In a word: Granoli.
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JM ate the Paoli melt.
Nichole ate the nine bean salad and the kimchi.
The bill was $26, or $13/person, plus tip.
JM gave Paoli Cafe a B+; Nichole gave Paoli Cafe an A- (see our grading rubric).
This restaurant's name is a complete cipher. It could be called Paoli Café or the Paoli Grocery or Paoli Local Foods or Paoli Kitchen. Each of these signs was somewhere on the premises. The good news was that all of them fell betwixt the last and the next restaurants alphabetically (Paoli Bread & Brat, and Paoli Pub). What a fun authority control record it would have.
Maybe because of this identity crisis, the menu, posted above the counter, is wide ranging. They've got everything from vegan to veal, though the emphasis is on the hippie/farmer variety. We mean that in the nicest way possible; everything that was available here was farm fresh--probably because this place seems to be a retail outlet for Ruesegger farms.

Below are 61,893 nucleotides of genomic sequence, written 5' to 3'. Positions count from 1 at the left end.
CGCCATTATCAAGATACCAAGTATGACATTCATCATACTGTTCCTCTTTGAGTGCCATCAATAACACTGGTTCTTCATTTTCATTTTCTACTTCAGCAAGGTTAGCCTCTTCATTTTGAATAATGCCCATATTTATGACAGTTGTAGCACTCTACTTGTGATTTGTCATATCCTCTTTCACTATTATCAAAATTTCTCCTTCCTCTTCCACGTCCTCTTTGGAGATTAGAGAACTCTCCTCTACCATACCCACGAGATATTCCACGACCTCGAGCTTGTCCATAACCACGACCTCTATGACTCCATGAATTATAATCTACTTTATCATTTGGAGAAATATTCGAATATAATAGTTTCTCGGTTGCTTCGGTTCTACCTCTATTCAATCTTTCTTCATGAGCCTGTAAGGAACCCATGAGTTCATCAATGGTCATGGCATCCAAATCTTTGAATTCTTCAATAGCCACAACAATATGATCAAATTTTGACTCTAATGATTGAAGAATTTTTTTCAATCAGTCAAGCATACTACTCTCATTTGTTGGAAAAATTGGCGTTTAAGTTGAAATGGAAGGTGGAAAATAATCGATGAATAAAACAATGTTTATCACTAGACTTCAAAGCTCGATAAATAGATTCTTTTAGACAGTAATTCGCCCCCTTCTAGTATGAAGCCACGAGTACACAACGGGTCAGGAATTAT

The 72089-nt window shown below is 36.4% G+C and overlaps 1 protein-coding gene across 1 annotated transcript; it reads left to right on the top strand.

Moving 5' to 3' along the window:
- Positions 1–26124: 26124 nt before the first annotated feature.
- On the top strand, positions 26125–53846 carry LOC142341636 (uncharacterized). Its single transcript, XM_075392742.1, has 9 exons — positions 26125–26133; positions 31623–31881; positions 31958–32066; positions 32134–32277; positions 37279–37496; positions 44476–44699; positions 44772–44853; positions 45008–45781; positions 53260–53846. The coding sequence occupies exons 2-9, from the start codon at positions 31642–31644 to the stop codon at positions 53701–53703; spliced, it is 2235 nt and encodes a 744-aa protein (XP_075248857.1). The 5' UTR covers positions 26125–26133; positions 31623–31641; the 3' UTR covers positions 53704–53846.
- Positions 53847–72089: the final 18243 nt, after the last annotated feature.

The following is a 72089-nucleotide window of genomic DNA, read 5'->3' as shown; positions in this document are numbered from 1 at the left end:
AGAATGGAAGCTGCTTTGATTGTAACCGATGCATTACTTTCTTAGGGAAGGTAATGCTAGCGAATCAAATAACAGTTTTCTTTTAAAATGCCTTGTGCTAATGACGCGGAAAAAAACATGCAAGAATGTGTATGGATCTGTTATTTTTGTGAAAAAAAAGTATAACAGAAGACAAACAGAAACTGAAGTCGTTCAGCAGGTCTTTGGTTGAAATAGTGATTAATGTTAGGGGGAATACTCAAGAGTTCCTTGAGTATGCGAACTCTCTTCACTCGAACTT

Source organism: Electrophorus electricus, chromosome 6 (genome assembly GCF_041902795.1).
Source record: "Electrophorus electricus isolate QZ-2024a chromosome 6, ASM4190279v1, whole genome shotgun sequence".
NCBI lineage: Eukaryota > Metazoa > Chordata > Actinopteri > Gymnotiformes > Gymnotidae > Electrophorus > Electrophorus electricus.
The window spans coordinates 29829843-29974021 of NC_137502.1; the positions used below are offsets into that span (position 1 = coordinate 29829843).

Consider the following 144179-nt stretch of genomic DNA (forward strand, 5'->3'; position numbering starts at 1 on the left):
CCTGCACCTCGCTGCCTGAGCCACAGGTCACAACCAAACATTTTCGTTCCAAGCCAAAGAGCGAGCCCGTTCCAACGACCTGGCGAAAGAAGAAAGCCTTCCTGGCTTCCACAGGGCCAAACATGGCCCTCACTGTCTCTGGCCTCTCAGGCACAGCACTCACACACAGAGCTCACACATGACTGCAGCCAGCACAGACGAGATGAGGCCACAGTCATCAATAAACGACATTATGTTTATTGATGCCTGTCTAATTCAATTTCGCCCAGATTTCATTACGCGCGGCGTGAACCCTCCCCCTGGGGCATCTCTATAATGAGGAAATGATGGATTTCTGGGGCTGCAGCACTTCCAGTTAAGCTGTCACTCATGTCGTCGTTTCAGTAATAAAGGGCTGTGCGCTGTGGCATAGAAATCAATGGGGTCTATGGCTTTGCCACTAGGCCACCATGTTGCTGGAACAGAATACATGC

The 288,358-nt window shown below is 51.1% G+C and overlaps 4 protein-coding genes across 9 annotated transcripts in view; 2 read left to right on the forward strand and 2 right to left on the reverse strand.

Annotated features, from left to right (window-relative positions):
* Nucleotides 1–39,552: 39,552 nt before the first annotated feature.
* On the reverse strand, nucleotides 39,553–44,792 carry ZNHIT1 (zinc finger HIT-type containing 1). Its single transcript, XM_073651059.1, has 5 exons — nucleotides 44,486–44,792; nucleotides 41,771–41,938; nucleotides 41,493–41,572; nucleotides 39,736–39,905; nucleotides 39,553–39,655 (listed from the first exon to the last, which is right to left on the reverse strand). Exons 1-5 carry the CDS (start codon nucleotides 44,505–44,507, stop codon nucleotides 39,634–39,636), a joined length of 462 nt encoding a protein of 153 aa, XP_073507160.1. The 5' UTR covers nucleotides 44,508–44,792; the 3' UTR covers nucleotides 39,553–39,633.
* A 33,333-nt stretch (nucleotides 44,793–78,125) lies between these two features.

Everything was pretty danged good. JM's lemonade came in a jelly jar that was perfect for the locale and the hot sunny day. Nichole's nine bean salad was tasty and wholesome. She also stole the kimchi from JM's Paoli melt, which he wasn't going to eat. Paoli Cafe offers five kinds of kimchi which they referred to as mild, medium, hot, hotter and Korean. Nichole settled for mild, and was quite happy with that choice.
JM's sandwich came on a nutty bread and was prepared with plenty of butter. Nichole found the bread to be among the best she'd had. The smoked gouda cheese was also very tasty, though the whole sandwich was a little disappointing -- it was hard to keep up on a day with three meals in it.
Nichole picked up some grocery items as we left and of all the places we visited in Paoli on this one day, this is the one we'd be most likely to come back to. Though, if the Schoolhouse Café is open, we'd likely have to flip for it or else visit the grocery again after lunch.